On Labor Day, president Barack Obama announced a plan to spend $50 billion on infrastructure projects, part of an overall stimulus package designed to alleviate employment problems and jump start the economy. It is also a bow to political reality in that anything the president was to propose in a heated election season, especially where the other side of the aisle smells blood in the water, would be opposed, but infrastructure spending - the perennial favorite pork-laden entree for representatives of each party - would be opposed less vehemently. This is smart politics in a period of time when all politics is seemingly rotten.
The president's plan does include one fascinating proposal that is warming the cockles of wonkish hearts everywhere: the establishment of an infrastructure bank.
Obama also called for a permanent funding mechanism, an infrastructure bank, to focus on paying for national and regional infrastructure projects. Officials provided few details of how the bank would work.
For non-wonks, an infrastructure bank is not a bank the way it is commonly thought of (except it will get its money from the government, so in that sense I guess it is like many modern banks). An infrastructure bank is -- as designed -- an independent entity that would receive federal dollars for infrastructure and then distribute them using a non-political evaluation. In theory, the money would go to the projects with the greatest return on investment, be they local, regional or national in nature. Projects would compete and our limited dollars would go to those most worthy.
In another wrinkle, the bank would be free to tap into private capital. The infrastructure bank would then function as an investor, seeking a return on infrastructure investments through the use of tolls, fees or other direct mechanisms. In this way, limited federal dollars could be combined with capital from the private sector to the benefit of all.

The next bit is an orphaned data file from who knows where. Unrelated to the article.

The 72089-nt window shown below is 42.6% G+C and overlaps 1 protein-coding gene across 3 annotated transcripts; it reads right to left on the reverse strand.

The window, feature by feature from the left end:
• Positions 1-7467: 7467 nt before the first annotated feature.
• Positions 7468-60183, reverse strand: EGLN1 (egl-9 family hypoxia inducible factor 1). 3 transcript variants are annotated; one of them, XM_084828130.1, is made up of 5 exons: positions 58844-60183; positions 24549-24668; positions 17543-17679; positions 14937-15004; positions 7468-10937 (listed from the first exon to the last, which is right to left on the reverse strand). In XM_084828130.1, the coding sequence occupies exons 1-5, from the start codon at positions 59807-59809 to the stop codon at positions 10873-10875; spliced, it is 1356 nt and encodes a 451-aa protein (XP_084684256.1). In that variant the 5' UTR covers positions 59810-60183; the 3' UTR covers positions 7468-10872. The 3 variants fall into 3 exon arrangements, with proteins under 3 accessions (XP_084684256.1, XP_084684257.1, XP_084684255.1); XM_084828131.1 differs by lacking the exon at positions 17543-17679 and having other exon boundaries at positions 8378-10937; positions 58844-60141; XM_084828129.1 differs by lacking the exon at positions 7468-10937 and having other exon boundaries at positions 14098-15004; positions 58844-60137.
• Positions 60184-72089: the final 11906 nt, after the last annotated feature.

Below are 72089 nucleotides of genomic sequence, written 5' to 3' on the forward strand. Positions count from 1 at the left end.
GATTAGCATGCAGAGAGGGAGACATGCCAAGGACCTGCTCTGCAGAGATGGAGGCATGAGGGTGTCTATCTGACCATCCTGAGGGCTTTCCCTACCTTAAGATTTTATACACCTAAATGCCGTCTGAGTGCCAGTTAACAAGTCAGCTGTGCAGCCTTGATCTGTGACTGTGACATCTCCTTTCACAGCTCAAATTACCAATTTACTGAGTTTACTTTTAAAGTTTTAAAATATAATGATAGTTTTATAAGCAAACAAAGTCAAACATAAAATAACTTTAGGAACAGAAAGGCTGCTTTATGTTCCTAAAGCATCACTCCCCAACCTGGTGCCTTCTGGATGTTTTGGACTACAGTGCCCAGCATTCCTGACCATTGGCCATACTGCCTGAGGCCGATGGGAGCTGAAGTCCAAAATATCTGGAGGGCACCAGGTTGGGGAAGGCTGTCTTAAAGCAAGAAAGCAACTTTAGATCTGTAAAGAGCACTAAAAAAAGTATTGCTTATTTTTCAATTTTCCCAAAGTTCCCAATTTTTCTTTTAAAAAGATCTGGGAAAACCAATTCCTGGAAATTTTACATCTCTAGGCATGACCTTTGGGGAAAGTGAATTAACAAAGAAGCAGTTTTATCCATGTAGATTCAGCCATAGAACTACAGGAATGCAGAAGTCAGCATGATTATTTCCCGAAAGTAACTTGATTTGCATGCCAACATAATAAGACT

While the Obama proposal lacks specifics (it is just a proposal, so that is not a criticism), William Galston of the Brookings Institution explains some of the likely details:
There is widespread agreement that it should focus on large regional initiatives that cut across jurisdictional lines and that its decisions should be made by a board of governors insulated from traditional political pressures. To reach the scale at which it could make a real economic difference, it must be able to leverage a modest amount of publicly provided capital to attract much larger amounts of private capital, which would demand a reasonable rate of return. To provide it, most projects the bank funds would have to generate revenue streams from user fees and other sources. The bank could supplement these fees with subsidies that reflect the gap between the private goods projects generate and the public goods whose value cannot be recaptured from individual beneficiaries.
Reaction from the geek-o-sphere has been rather positive. The Christian Science Monitor had an overwhelming supportive piece, pointing out the populist appeal of taking the pork-barrel out of the hands of politicians.
Oddly, despite the political timing of Obama’s proposal just weeks before the election, such a bank would help remove some pork-barrel politics that now influence the construction of highways and mass transit. Projects would be decided on their merits by an independent board within an infrastructure bank – and for one simple reason. The bank would need to pay back its investors.
Robert Puentes of Brookings, oft-quoted here and a long-time proponent of an infrastructure bank, actually suggested that the Obama proposal may not go far enough, although he too lauded the innovation of the bank: